2 ask it.

3 JUDGE ORIE: No, no, no. Let's just first see, could you explain

4 what the relevance is of your question, Mr. Piletta-Zanin?

5 MR. PILETTA-ZANIN: [Interpretation] Willingly, Mr. President. We

6 know that in this conflict, and it's unfortunate, there were religious

7 parties which were in conflict with each other. We know this very well.

8 We know this witness stated that -- well, we know this witness stated

9 that, in general, his team was composed of two persons, at least two

10 persons. That was in what he stated yesterday, towards the end of the

11 afternoon.

12 We should at least know whether this witness had very firm

13 religious convictions, that he was not just a layman, a secular person,

14 and as a result, he might have a biased attitude. He might be biased

15 towards one side than another and, as a consequence, he might not be

16 objective. This is the only thing I wanted to talk about. And taking

17 into account the statements he gave which contradicts some of the

18 statements when he was asked whether certain fires -- certain shots could

19 come from the Bosnian side, this witness replied to this question,

20 categorically, no.

21 JUDGE ORIE: Mr. Ierace.

22 MR. IERACE: Mr. President, I certainly understand that it is the

23 case for the Defence that there was a religious element to the conflict.

24 I should make clear that that is not part of the Prosecution case.

25 Indeed, we have led evidence that there were many members of other

Page 9104

1 communities, including the Serbian community, who not only chose to stay

2 in Sarajevo but contributed positively towards the defence of Sarajevo.

3 My learned colleague went on in his explanation to suggest that if

4 this witness has, to use my learned colleague's words, "very firm

5 religious convictions," that that would somehow contribute towards bias on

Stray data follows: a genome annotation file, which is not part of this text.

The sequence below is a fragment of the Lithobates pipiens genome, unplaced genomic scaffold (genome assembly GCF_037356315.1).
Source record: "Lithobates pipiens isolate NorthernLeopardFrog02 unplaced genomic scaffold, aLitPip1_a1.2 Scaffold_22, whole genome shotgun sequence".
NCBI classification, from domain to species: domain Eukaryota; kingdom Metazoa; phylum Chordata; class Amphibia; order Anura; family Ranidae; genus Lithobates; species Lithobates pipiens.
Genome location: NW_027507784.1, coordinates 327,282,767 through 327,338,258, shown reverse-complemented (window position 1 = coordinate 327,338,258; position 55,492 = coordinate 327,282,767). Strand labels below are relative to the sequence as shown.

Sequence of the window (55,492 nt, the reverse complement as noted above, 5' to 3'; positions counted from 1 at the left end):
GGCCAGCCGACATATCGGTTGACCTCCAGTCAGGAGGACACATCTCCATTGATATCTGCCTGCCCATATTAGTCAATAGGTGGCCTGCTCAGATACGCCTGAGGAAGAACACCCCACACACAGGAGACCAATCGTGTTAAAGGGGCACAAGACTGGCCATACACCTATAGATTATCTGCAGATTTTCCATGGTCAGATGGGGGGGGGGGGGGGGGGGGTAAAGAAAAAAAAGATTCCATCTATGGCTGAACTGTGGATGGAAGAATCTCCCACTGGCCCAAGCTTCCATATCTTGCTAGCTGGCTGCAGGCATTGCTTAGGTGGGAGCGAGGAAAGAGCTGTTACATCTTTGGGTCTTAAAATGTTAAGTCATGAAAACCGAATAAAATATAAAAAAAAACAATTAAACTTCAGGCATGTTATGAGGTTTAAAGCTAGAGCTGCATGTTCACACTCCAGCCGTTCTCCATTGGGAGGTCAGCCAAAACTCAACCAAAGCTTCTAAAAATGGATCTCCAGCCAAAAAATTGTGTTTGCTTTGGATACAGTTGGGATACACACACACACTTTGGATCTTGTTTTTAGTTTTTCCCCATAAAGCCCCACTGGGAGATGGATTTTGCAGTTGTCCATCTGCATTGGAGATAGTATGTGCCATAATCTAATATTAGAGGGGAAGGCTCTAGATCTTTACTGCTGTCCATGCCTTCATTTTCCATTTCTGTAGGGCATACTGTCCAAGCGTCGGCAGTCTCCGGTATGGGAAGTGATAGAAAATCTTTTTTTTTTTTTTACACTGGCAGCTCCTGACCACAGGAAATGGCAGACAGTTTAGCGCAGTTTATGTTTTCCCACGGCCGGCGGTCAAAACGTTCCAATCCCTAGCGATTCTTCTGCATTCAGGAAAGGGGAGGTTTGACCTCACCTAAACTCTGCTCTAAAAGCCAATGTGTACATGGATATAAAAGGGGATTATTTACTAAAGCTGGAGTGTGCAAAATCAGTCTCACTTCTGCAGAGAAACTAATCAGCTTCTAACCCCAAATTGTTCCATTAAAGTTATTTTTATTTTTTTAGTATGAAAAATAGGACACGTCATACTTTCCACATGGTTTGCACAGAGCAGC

6 the witness's part.

7 Mr. President, in my respectful submission, very firm religious

8 convictions do not lead to a conclusion of bias. So, Mr. President,

9 whilst I understand the Defence case, this aspect is not shared by the

10 Prosecution. I now object to the question, having heard my friend's

11 explanation because if bias is what he seeks to establish, then

12 establishing the fact of the witness's religion and the degree of his

13 religious conviction does not provide that basis. Thank you.

14 MR. PILETTA-ZANIN: [Interpretation] Mr. President, to save time, I

15 shall withdraw this question. I have seen how the witness reacted and

16 that is sufficient for me. May I continue? Thank you.

17 Q. Witness, you are a Colonel, is that right?

18 A. You are right.

19 Q. When you arrived in Sarajevo, you were just a major?

20 A. Yes.

21 Q. Would it be correct to say, sir, that you were rapidly promoted to

22 the rank of colonel?

23 A. No, not rapidly. I was a very senior major then.

24 Q. Sir, no one is questioning the fact that -- sir, how much time did

25 you require to become a colonel after having been a major?

Page 9105

1 A. Between 15 to 17 years, at the time, of getting promoted to the

2 rank of lieutenant-colonel and 23 to 24 is the time of getting promoted to

3 the rank of a full colonel.

4 Q. Very well. I will ask you another question, sir: In your

5 capacity as a superior officer, I think you are particularly well-versed